Understandably, many also draw comparison with her fellow countrywoman Anna Piaggi: they're both Italian, they're both called Anna, they both plonk oversized fruit on their heads and call it a look. They're also both Condé Nast matriarchs, trained by Vogue Italia – of all the Vogues, the one that best marries creativity with commerce.

That's worth bearing in mind when you look at Anna Dello Russo Inc, the unofficial cottage industry she has spun around her name and image. Her blog is the primary tool in this, engaging her directly with her ever-growing fan-base. "It's a completely different world from magazines," she explains. "It's really democratic. You feel in touch, you feel instantly the feedback."

Magazines, of course, have realised that the internet is the way to go, but still few editors engage with it on Dello Russo's grass-roots level. She tweets from the shows to roughly 40,000 followers, and posts continuously to her site. Rather than the polished world of a vogue.com, however, it's resolutely low-fi, with a touch of Dello Russo's trademark madcap humour. Witness Anna's head crudely Photoshopped on to her favourite looks from the latest collections, kitsch gilt photograph frames around images, and Dello Russo's distinctly nuanced grasp of the English language reflected in every post. "I want to talk with a massive part of the people," she says. "I prefer to translate in my English because the sense will be the same. I want to give a sense of myself." Despite editors becoming personalities in their own right, that's virtually unheard of in the ivory-tower world of fashion.

It is through the blog that her eponymous perfume came about. "I put on my blog a wish to have a perfume. And then people came to me saying, 'That's incredible, I want it, when did it come out?'" Yoox.com obviously saw mileage in the idea – its first range of Dello Russo-branded products – 10 T-shirts bearing her image sporting a self-selected array of "looks" – sold out within hours.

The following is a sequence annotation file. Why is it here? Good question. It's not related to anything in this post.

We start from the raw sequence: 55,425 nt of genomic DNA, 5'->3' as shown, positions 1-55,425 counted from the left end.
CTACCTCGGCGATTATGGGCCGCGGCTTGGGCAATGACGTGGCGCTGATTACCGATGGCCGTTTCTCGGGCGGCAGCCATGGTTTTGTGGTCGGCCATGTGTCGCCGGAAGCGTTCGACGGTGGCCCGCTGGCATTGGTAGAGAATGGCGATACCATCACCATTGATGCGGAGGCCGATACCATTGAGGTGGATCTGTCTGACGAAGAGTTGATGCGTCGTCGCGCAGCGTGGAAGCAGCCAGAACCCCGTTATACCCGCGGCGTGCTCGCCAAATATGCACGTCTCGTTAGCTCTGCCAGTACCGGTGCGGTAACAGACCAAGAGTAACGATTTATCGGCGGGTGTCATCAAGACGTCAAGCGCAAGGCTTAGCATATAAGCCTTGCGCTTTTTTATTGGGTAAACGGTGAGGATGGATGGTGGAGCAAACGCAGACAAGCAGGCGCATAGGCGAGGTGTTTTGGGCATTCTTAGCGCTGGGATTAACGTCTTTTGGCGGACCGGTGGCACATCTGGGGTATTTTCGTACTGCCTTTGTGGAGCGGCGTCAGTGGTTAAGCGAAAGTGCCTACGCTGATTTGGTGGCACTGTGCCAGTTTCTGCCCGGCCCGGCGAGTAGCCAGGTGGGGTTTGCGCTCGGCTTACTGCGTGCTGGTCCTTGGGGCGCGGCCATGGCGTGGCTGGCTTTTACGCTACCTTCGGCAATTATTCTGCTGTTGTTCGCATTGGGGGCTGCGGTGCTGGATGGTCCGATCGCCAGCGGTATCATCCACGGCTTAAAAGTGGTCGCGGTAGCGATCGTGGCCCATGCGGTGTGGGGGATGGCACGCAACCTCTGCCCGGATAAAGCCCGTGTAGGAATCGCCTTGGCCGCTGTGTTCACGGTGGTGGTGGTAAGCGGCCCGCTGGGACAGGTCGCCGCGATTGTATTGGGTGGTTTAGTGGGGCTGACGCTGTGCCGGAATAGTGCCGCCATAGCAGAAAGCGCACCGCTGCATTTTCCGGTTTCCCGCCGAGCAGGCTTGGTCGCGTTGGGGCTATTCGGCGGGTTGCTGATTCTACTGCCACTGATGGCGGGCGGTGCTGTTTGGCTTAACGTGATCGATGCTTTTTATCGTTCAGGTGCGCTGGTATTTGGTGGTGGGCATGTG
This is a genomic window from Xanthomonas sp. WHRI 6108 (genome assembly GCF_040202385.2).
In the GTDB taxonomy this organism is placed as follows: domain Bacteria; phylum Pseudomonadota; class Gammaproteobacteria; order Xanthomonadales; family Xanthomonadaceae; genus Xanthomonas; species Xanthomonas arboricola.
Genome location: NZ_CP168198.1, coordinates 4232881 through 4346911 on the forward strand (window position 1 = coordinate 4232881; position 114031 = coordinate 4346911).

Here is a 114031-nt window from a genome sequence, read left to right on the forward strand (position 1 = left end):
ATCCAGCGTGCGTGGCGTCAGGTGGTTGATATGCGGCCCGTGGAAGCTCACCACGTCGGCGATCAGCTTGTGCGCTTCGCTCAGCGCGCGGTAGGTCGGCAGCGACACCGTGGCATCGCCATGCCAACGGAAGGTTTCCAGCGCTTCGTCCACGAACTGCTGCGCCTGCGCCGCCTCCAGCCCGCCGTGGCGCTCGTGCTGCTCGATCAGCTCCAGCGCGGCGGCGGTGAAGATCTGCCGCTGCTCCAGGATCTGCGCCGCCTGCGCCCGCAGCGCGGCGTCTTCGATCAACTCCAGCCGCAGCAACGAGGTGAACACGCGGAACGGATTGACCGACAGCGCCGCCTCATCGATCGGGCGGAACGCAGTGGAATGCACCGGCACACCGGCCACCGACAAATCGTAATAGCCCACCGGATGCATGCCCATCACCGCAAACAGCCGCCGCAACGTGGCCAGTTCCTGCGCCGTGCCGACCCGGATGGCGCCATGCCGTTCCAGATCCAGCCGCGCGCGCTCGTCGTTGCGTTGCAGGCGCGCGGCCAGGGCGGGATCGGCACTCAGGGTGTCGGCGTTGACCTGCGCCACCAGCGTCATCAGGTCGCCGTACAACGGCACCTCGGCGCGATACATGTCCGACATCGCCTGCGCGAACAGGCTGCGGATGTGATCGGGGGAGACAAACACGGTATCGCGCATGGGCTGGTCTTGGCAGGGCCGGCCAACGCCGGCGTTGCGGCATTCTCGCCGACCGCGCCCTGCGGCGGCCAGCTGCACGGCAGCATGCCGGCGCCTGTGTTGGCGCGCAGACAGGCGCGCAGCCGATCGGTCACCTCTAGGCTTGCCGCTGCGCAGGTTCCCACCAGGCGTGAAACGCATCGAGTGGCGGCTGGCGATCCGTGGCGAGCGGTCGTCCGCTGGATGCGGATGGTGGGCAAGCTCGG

Next up after the perfume, you would assume Dello Russo would be hankering after creating a clothing line – but that's what everyone would expect, and hence is probably the last thing she'd want to do. Instead, Anna Dello Russo has plans for a record. Fashion-show soundtracks may never be the same again.

Fashion Incarnate: The women who lived the look

Anna Piaggi (1931-present)

The doyenne of Italian fashion, Piaggi has been writing about the business for more than 50 years and owns more than 2,000 dresses. Known best for her inspirational spreads in Vogue Italia, which use montages of images and text, her influences extend to designers from Karl Lagerfeld to the milliner Stephen Jones, both of whom are close friends. She is conspicuous by her headgear, flamboyant, Anglophilic style and her perennially changing hair colour.

Marchesa Luisa Casati (1881–1957)

First and foremost among the fabulous is the Marchesa, an Italian socialite of the early 1900s, who famously kept a pair of leopards as pets (which she walked at dusk around her home town of Venice) and was waited on by naked men adorned with gold leaf. A reference point for many designers, from John Galliano to Mary Katrantzou, Casati's stunningly ornate residence and decadent parties scandalised polite society and attracted the impolite in equal measure.

Isabella Blow (1958–2007)

Blow is best known for her work with the designers Alexander McQueen and Philip Treacy, to whom she acted as both muse and mentor. The indefatigable fashion editor at Tatler was often to be seen in the office resplendent in full couture looks, and bought McQueen's graduate collection straight off the catwalk, paying the young, gifted and broke designer in instalments of £200. She died in 2007 and was much mourned by the industry to which she had devoted her life.

Diana Vreeland (1903–1989)

Fierce and fearsome, Vreeland was editor-in-chief of US Vogue from 1963 until 1971, and "discovered", among others, Lauren Bacall. She notably worked with the photographer Richard Avedon, and lived in an apartment decorated solely in red. In her "Why don't you" column for Harper's Bazaar, Vreeland suggested dressing a daughter as an infanta for her birthday party and washing children's hair in dead champagne, as per French aristocratic tradition. "She was, and remains, the only genius fashion editor," remarked Avedon on her death.

Harriet Walker